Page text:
– Sam
    Commented Oct 16, 2017 at 16:10

On the paper, at least Iran seems as a country more worthy of a partnership. Iran is a more moderate and modern country with more educated population. Their diplomats rarely get caught abusing staff in the western world or smuggling drugs. Proxy groups they endorse are arguably far less extreme and target mainly Israel and Saudi Arabia. Saudi Arabia on the contrary is a leader when it comes to terrorism exports to the USA, both in the ideology and the actual funding, private or state sanctioned.

Currently geopolitically Saudi Arabia is much more important to the US than Iran is. American companies have built oil refineries, rigs and pipelines to help oil extraction in newly created country. Now USA has multiple bases in Saudi Arabia to project their power in the region as well as to protect the oil extraction and exports in the event of regime change or other instability. Majority of their advanced military hardware is operated solely by Americans. To add the Trump angle to it, wealth disparity in Saudi Arabia is much higher and the country is much richer. As such Saudis are far more likely to buy flats in his fancy towers than any Iranian investors.

Saudi Arabia is a dictatorship that gives what US wants, Iran is less of a dictatorship that might not always give what US wants. Shift from supporting Saudi Arabia to Iran would be step into unknown with a payoff potentially much lower. It is impossible to predict if in the far distant future US could build multiple bases in Iran, expand their presence to central Asia through them or be a major supplier of weapons sold to Iran.

Much of the Iran’s treatment is due to an outdated rhetoric which will take a while to change. Media portrayal as a rogue terrorist state likely to start WWIII, stems from their actions against Israel and an open defiance against US dominated world order. While Saudis publicly condemn Israel they never act against it. Although Iran pursues/pursued their own nuclear programme we know that US can be happy with a far less stable country such as Pakistan having a nuclear arsenal. Iran is also on good terms with Russia. Russia supports Iran in the UN and the UNSC, they sell them goods otherwise under sanctions while Iran sells them oil at a below market rates. This again shouldn’t be much of a problem as US does not mind Pakistan being cosy with China.

That being said Saudi Arabia is a white elephant in the room for the western world’s long term interests and their special status should be slowly diminished. Iran has the potential to match Saudi Arabia’s oil exports as well as having much larger market to buy goods from the US for their industry which is much more diversified and technologically advanced. Best long term strategy for US would be playing Iran of against Saudi Arabia as well as having another big oil exporter around so that the chances of another unified oil embargo are much lower. I believe Obama has begun that process and it will hopefully continue following next administration change.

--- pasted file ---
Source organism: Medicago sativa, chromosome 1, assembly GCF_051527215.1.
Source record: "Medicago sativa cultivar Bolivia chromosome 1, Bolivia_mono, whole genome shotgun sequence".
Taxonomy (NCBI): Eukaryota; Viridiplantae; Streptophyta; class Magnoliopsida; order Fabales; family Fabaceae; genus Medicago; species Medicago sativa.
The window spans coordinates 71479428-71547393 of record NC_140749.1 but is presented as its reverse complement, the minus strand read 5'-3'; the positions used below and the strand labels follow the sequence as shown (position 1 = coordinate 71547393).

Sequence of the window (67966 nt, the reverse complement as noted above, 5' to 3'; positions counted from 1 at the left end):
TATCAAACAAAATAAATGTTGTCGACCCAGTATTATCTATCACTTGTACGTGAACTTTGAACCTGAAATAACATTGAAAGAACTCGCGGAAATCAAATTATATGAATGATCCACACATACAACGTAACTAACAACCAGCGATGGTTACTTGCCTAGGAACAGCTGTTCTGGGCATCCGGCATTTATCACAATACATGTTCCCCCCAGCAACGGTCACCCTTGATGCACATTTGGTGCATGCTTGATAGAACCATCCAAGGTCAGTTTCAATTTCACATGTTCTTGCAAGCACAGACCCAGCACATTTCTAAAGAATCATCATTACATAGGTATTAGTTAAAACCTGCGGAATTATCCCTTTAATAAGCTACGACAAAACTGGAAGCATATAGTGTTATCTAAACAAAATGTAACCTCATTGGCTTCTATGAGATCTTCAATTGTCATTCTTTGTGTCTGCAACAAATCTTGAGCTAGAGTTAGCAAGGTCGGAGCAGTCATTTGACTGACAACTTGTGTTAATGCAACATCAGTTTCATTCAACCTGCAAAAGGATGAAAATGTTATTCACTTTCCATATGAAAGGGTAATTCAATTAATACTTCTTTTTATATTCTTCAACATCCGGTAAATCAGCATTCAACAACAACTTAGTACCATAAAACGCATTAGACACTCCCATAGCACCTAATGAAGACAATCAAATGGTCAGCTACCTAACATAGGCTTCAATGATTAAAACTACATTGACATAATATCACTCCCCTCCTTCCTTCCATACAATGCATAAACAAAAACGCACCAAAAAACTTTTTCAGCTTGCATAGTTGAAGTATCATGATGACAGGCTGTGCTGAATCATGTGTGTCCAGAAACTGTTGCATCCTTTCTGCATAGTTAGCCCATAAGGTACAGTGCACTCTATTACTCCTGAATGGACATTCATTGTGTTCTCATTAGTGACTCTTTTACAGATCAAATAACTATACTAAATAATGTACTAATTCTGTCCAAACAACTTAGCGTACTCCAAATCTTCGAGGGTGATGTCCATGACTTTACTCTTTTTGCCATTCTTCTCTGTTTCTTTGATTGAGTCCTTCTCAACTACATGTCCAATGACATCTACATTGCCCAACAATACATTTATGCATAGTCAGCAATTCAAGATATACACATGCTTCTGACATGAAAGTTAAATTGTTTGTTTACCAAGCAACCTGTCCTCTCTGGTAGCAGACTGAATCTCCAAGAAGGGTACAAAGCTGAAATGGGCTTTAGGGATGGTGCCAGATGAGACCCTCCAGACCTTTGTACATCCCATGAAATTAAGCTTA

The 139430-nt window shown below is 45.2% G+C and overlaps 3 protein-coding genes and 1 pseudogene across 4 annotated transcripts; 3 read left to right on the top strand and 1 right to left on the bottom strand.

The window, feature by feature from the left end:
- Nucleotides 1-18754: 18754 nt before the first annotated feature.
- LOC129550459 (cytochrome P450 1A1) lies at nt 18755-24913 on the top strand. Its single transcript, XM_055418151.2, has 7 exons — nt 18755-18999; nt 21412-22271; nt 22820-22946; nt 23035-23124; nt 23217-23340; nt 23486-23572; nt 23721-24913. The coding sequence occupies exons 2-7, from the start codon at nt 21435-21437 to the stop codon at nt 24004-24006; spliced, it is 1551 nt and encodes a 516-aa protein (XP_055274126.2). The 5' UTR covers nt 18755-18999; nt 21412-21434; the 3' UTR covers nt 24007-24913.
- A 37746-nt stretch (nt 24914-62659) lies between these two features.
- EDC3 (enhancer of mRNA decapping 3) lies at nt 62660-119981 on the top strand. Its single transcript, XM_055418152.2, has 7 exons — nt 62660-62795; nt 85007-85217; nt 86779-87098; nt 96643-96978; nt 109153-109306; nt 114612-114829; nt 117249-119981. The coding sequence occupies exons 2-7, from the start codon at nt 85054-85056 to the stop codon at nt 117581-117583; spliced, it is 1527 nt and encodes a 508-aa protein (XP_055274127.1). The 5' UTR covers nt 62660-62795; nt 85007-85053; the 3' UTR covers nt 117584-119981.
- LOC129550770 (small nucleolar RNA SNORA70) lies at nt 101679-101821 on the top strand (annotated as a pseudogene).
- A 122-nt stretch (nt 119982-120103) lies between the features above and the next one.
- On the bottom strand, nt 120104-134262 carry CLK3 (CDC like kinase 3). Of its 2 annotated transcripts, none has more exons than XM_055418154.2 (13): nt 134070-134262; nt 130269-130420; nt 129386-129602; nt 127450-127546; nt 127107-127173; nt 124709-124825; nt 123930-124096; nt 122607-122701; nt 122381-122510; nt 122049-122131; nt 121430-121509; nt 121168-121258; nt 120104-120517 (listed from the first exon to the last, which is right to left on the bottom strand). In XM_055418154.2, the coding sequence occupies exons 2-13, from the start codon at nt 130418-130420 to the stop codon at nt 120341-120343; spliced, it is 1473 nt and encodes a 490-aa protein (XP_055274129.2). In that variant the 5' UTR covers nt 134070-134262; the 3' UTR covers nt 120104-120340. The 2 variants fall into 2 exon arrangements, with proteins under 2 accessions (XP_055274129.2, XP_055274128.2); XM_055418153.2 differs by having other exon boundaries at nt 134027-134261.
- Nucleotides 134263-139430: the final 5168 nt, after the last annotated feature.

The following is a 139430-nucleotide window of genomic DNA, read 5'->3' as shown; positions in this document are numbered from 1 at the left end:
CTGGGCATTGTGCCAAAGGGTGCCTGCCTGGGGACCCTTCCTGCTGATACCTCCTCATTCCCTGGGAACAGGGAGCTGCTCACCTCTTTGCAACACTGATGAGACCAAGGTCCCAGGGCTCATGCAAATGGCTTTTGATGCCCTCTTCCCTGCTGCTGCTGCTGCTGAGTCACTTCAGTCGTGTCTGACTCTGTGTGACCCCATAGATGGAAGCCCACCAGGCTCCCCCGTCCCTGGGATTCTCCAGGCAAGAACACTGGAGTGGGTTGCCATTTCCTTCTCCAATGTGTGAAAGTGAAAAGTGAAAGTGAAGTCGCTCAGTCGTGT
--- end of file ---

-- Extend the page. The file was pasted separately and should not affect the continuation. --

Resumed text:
• 2
    Saudi Arabia is a dictatorship that gives what US wants, Iran is less of a dictatorship that might not always give what US wants. Shift from supporting Saudi Arabia to Iran would be step into unknown with a payoff potentially much lower. I suppose this makes sense -- a case of "better to dance with the devil you know than the devil you don't." Thanks for the insight!
    – tonysdg
    Commented May 22, 2017 at 18:06
  • 6
    I would dispute than Iran has the potential to match Saudi Arabia as an oil supplier. Saudi Arabia's reserves are much greater, and the grade of their crude and accessibility for extraction is unmatched by any producer of crude. I realize that is just one point of many made in your answer, as well. Commented May 31, 2017 at 19:44

The politics is dictated by cold hard economics. There are several reasons why the US is pursuing these seemingly non-sensible and counter-productive policies to Iran.

  1. Iran is not in the petro-dollar club. If I want to buy oil from Saudi Arabia, Gulf Arab states, and many other countries in OPEC I must buy in US dollars. Some exporters also take Euros as well. The Saudis don't get to keep much of their export dollars as they have to pay billions in purchase contracts with US 'defense' contractors. They are also required to purchase US treasuries. The Saudi royalty like the late shah Pahlavy monarchy in Iran are/were puppets of the US. Democracies don't work well when you are trying to exploit the country. If the USA could have its way, history should repeat itself by replacing the present Iranian democracy again with a Shah/Saudi type puppet dictatorship.

    In 1971, President Richard Nixon took the dollar off the gold standard. In 1973 Nixon made the petro-dollar deal with Saudi Arabia and other OPEC countries (including Shah's Iran) where they must sell their oil exclusively for dollars. Since then the dollar is backed by international petroleum reserves and other mineral wealth. Economists have predicted that if this was not the case and lets say the Saudis and other exporters stopped selling exclusively in dollars, the dollar would have no backing and the US economy would not last 6 months. Fiat currencies have no intrinsic value. The US cannot afford to have democracy in Saudi Arabia, and it is using Wahabism, an Islamic sect promoted by British intelligence, for social control to suppress the population.

    We all saw what happened to Kaddafy when he mentioned that he was considering selling the Libyan oil for gold and a proposed pan African currency instead of dollars and euros. Not just US but NATO finished him off, since Europe's economy would also be threatened. The US just cannot afford its dollar not to be backed by Iran's oil reserves. Its a dangerous precedent for the rest of OPEC. The nuclear threat is a lot of BS to arouse fear in the public so they can stomach military interventions, just as for the BS about WMD in Iraq with Saddam Hussein.

  2. The US economy needs endless war or conflicts. It cannot afford peace. What happened to the peace dividend we were expecting when the Soviet Union collapsed? Instead the US aggressively attacked many countries since. Aggression is usually the first option instead of the last option, especially for a country or failed state that cannot defend itself. Afghanistan is the longest running US aggression in history with no end in sight. What was the reason for the Vietnam war?